Maybe all you really need to know about George Archer, the old coot who's leading the Kemper Open by a shot over Larry Mize after two rounds, is what he said the day in 1979 he woke up after surgery and knew he would not be paralyzed for the rest of his life.

"They fused two disks and really rebuilt my whole lower back," Archer said yesterday. "They told me I had an 80-20 chance (not to be paralyzed from the waist down). I wanted to keep on playing golf and sometimes you have to take chances. I figured, 'If it doesn't work, I'll be in a wheelchair. Other people have done it.' "

Archer was in surgery all day. The next morning, the doctor woke up the famous Masters champ by shaking his big toe and asking, "Did you feel that?"

"Feel what?" muttered Archer, coming to consciousness and waiting until he was sure that every drop of blood had drained from the doctor's face.

"He went white as a sheet," Archer recalled. "Then I said, 'Hey, just kiddin', doc.' "

You might think Archer's just kidding these days when he's on the golf course. What's he doing shooting 68-69 -- 137 on a monstrously long, wet and windy track to keep his nose ahead of the hot young Mize (68 -- 138)? What's he doing with only two other players within three shots of him: Barry Jaeckel (68) and the Tour's littlest pro, 5-foot-7, 135-pound Willie Wood (71), at 140?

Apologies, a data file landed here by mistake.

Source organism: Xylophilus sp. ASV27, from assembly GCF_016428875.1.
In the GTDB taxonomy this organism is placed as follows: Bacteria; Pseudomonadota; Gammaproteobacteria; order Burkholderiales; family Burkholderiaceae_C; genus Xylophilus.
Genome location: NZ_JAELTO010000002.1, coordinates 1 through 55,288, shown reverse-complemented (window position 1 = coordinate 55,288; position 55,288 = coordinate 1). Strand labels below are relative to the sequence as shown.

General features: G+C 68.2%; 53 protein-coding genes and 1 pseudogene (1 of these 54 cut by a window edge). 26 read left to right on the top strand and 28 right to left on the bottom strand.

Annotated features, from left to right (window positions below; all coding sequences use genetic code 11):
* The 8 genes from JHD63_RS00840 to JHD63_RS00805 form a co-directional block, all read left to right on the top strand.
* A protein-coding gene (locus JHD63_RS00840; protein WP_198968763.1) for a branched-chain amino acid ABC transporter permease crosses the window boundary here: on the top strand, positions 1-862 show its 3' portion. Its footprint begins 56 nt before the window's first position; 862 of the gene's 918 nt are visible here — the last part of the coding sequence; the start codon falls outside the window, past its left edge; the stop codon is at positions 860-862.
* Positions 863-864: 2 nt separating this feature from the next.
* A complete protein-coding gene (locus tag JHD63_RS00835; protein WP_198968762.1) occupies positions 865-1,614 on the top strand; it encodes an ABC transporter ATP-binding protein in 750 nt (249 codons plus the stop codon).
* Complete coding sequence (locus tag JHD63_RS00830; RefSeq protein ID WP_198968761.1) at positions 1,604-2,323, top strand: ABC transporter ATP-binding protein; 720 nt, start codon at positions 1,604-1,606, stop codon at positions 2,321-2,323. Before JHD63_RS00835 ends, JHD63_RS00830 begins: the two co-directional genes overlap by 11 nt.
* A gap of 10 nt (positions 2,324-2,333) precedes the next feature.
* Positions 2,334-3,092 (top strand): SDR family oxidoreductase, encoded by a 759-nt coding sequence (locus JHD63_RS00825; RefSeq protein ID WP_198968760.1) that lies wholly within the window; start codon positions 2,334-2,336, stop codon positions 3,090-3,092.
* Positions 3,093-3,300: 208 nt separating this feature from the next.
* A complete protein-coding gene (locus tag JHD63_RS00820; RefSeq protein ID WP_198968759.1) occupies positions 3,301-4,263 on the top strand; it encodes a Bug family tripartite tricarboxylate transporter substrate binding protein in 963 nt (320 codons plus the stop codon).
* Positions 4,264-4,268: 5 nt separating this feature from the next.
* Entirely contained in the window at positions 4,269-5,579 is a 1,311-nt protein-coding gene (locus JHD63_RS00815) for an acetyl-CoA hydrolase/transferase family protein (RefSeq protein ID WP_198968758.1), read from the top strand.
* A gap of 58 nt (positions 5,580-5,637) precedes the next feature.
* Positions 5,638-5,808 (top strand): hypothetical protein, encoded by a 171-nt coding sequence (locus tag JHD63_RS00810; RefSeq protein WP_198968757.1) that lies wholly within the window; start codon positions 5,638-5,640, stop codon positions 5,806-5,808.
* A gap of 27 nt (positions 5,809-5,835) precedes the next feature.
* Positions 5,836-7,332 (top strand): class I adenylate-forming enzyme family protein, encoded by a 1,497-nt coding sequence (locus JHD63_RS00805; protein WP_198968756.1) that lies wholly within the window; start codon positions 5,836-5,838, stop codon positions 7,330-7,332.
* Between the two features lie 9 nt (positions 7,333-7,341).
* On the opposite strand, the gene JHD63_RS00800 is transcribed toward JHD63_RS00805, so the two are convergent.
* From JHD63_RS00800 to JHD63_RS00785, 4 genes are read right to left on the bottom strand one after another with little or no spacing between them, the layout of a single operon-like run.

What in the name of arthritis, iron poor blood and lumbago is Archer doing with a bona fide chance to win a $500,000 event? You have to look four strokes behind him to find a big name -- Hale Irwin (75) who's tied with Lon Hinkle, Doug Tewell and Jeff Sluman.

After all, this is a 45-year-old man whose career -- a good one, with three years among the top four money winners -- was considered history way back in 1972. Over 12 years, he won only one tournament, the Del Webb Sahara Invitational. Remember that one?

Yet last season Archer won $207,543, finished 28th on the money list and proved that a man with metal Harrington Rods inside his spinal column could win a Tour event -- The Bank of Boston Classic. By six shots. With a closing 65. Yes, he's just an old coot.

Archer, who looks like he'd be a long belter but really is a fabulous putter, was back working his magic on the greens yesterday. He made putts of 18, 20, 20, 12, 10 and 40 feet for birdies at holes Nos. 3, 6, 7, 9, 10 and 17.

"I didn't think there were that many birdie holes out here. That's pretty good for me," said Archer, who bogeyed Nos. 5, 14 and 16, but sank a 15-footer for par at the brutal 13th. "It's more than that. It's amazing."

Archer's work was doubly impressive because only four players broke 70 this day, compared to 15 on Thursday. Rain, fairly heavy at times, threatened to stop play in the morning when Archer and Mize were on the course. Winds picked up and made the course even more difficult during a dry afternoon.

Archer is the sort who tends to worry. "My back is touchy," he said. "Going down all the hills on this course, I really feel it." So, he'd be forgiven if he perused all the top players at par or better here.